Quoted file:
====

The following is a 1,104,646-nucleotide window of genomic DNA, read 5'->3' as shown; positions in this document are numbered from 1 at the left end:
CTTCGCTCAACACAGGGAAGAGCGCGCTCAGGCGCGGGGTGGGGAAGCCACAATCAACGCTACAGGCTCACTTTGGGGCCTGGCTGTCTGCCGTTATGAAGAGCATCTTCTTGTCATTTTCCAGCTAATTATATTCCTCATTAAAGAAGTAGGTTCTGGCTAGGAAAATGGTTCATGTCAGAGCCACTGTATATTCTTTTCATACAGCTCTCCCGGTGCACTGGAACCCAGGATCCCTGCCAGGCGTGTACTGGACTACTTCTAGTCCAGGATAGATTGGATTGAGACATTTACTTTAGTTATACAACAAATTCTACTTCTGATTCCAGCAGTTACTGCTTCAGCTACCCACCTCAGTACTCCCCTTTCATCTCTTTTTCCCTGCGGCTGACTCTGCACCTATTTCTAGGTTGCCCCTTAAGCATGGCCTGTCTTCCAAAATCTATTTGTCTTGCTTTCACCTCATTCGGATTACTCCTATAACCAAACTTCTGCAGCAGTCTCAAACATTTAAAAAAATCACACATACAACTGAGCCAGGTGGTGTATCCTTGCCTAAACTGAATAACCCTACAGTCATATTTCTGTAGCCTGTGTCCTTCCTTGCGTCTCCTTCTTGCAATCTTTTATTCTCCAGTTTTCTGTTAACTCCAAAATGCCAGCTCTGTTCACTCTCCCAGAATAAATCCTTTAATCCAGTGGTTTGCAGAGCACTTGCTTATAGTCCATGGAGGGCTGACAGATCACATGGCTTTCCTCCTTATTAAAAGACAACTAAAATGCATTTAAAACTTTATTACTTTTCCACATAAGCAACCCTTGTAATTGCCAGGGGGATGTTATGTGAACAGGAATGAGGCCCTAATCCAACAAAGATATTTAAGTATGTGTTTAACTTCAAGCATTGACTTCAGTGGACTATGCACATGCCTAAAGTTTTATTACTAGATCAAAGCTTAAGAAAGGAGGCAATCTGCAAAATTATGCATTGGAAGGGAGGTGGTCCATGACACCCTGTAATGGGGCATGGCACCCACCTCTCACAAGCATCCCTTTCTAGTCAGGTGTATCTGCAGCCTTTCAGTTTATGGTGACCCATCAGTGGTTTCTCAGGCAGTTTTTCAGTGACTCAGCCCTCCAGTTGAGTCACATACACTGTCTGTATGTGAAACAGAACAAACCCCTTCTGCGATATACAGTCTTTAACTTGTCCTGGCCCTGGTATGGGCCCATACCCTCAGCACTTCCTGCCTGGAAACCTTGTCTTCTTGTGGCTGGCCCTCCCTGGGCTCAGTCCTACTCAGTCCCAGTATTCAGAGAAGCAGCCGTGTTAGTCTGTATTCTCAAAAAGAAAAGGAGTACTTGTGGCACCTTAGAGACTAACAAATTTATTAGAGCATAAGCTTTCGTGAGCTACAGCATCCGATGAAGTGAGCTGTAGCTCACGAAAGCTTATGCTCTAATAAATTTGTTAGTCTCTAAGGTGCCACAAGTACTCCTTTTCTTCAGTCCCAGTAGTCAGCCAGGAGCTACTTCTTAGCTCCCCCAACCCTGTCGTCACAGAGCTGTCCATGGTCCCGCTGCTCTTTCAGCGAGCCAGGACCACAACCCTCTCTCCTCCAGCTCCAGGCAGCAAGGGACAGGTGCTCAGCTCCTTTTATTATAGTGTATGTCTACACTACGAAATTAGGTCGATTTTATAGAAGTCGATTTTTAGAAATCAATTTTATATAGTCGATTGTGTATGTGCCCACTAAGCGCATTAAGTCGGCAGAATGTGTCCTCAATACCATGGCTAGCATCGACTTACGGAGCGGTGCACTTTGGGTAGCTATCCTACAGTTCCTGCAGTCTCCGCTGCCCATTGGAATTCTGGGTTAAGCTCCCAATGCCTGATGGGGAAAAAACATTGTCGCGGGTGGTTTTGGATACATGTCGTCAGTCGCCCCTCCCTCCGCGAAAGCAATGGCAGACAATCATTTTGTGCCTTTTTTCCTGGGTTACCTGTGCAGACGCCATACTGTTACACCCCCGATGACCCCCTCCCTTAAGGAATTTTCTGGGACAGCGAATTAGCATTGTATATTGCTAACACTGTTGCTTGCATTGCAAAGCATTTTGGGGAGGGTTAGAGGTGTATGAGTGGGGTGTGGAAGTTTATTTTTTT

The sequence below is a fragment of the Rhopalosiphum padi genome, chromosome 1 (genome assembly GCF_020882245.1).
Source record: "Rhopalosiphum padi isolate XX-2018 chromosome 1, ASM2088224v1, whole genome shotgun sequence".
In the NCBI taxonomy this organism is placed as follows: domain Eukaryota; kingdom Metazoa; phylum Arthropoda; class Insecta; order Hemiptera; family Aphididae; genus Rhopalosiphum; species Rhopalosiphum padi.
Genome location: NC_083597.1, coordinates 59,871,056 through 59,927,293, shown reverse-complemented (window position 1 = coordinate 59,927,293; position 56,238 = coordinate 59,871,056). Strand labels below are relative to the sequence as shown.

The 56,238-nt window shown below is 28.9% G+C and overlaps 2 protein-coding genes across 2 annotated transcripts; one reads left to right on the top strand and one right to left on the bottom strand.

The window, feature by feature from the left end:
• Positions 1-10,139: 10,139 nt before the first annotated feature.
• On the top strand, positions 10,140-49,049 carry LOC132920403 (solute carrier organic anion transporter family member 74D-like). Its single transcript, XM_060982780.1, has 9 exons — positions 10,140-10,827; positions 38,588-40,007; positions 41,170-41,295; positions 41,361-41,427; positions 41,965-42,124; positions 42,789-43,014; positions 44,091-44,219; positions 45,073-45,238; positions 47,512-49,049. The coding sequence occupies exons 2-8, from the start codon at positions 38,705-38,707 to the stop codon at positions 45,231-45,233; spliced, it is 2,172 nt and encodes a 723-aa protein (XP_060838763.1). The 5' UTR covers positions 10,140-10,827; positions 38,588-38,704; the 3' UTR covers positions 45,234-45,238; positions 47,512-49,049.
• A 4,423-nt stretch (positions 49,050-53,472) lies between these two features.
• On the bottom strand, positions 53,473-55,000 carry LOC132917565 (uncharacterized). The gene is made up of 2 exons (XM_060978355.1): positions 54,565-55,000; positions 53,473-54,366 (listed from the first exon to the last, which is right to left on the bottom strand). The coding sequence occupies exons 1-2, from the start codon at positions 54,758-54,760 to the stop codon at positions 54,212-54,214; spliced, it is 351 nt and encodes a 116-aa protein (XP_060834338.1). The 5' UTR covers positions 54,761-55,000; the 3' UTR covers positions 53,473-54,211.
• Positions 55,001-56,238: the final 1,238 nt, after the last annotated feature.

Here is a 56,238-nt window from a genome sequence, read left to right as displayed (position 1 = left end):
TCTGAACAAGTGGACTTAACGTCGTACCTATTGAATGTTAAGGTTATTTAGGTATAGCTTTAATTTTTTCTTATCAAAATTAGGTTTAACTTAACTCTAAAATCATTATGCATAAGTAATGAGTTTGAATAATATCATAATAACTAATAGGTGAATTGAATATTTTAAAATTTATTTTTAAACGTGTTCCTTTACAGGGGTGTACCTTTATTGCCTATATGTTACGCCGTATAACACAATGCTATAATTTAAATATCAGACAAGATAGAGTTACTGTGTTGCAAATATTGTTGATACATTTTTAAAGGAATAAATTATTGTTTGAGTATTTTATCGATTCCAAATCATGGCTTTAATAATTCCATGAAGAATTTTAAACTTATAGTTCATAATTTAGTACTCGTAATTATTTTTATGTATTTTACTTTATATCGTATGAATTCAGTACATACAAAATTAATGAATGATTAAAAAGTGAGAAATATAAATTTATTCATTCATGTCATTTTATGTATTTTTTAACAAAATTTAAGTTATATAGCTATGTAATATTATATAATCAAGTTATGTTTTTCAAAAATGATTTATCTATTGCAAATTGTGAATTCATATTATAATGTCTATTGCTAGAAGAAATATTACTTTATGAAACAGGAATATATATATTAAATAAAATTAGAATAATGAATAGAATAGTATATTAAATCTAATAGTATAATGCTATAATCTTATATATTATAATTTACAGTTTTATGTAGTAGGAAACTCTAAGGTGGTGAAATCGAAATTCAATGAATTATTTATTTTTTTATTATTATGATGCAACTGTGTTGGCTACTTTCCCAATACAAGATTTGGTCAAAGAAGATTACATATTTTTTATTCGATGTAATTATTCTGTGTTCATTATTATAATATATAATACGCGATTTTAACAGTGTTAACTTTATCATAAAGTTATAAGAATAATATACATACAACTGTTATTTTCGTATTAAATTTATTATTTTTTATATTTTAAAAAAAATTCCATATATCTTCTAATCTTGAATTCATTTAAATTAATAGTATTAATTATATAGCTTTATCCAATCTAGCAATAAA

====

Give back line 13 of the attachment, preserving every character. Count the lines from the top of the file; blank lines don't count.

• Positions 55,001-56,238: the final 1,238 nt, after the last annotated feature.